Use And Abuse Of Nitrous Oxide In Dentistry | 18089
ISSN: 2155-6105

Journal of Addiction Research & Therapy
Open Access

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Use and abuse of nitrous oxide in dentistry

3rd International Conference and Exhibition on Addiction Research & Therapy

Ebtissam Murshid

Accepted Abstracts: J Addict Res Ther

DOI: 10.4172/2155-6105.S1.019

N itrous oxide is a colorless and virtually odorless gas with a faint, sweet smell. It is a safe and effective tool used in dental clinics to reduce anxiety, produce analgesia, and cause the depression of the central nervous system (CNS), leading to the sensation of euphoria with little effect on the respiratory system. It also enhances effective communication between the patient and their healthcare provider. The decision to use nitrous oxide/oxygen must take into consideration the alternative behavioral guidance modalities, the patients dental needs, the effect on the quality of dental care, the patients emotional development, and the patients physical considerations. However, there has been a marked increase in the abuse of nitrous oxide by healthcare providers (i.e., dentists) and patients alike. One of the possible reasons for this abuse could be its affordable pricing and easy accessibility. Healthcare providers have become more inclined to utilize nitrous oxide as an overall calming tool, unable or unwilling to resort to other behavioral management techniques. Additionally, the use of nitrous oxide provides them with an easy excuse to add additional charges to the patients bill. On the other hand, the patients themselves are seemingly unaware of the consequences of the overuse of nitrous oxide and continually request it even when it is not strictly necessary, leading them to become dangerously addicted to the substance, and also slowly becoming immune to its effect. This leads to their becoming completely dependent on the nitrous oxide and unable to undergo any dental procedures without its aid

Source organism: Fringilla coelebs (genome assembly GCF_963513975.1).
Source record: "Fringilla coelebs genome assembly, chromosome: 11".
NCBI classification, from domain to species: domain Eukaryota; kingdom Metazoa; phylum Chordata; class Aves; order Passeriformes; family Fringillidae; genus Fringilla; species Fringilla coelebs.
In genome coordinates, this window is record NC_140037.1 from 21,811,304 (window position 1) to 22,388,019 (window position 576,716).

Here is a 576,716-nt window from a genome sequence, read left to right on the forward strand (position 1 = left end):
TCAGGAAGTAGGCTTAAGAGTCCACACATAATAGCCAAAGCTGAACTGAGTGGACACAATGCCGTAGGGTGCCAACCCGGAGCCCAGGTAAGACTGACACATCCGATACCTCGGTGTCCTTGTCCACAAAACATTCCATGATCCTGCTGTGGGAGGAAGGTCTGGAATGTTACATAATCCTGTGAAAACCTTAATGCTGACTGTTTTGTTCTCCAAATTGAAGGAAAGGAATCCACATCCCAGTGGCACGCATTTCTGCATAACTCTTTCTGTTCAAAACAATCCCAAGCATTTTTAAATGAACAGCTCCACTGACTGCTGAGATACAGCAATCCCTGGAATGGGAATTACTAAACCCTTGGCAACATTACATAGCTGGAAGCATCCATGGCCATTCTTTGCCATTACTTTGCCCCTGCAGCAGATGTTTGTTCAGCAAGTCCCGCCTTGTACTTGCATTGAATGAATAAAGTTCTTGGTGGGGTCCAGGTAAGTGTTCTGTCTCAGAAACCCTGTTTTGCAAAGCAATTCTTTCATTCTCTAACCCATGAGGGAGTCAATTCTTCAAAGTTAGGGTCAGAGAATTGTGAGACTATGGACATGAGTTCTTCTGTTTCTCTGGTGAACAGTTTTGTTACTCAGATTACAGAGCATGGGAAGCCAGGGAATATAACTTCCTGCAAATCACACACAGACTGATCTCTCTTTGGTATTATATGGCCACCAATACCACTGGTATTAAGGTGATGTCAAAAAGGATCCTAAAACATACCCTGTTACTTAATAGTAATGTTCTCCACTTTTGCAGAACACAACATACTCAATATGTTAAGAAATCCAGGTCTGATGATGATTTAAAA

Ebtissam Murshid is an Associate Professor and Consultant in Pediatric Dentistry at King Saud University, College of Dentistry, Riyadh, Saudi Arabia. She obtained her Bachelor degree in Dental Surgery from King Saud University College of Dentistry, Riyadh, Saudi Arabia. She achieved a Master of Science in Pediatric Dentistry and Orthodontics, School of Dentistry University of Michigan, Michigan, USA followed by another Master of Dental Public Health, School of Public Health University of Michigan, Michigan, USA and finally a Doctorate of Public Health, Department of Epidemiology, School of Public Health University of Michigan, USA. She is a member in a number of national and international dental and autistic societies. She has a multiple publications in different international journals. Currently, her research focuses on autism and dental health of autistic children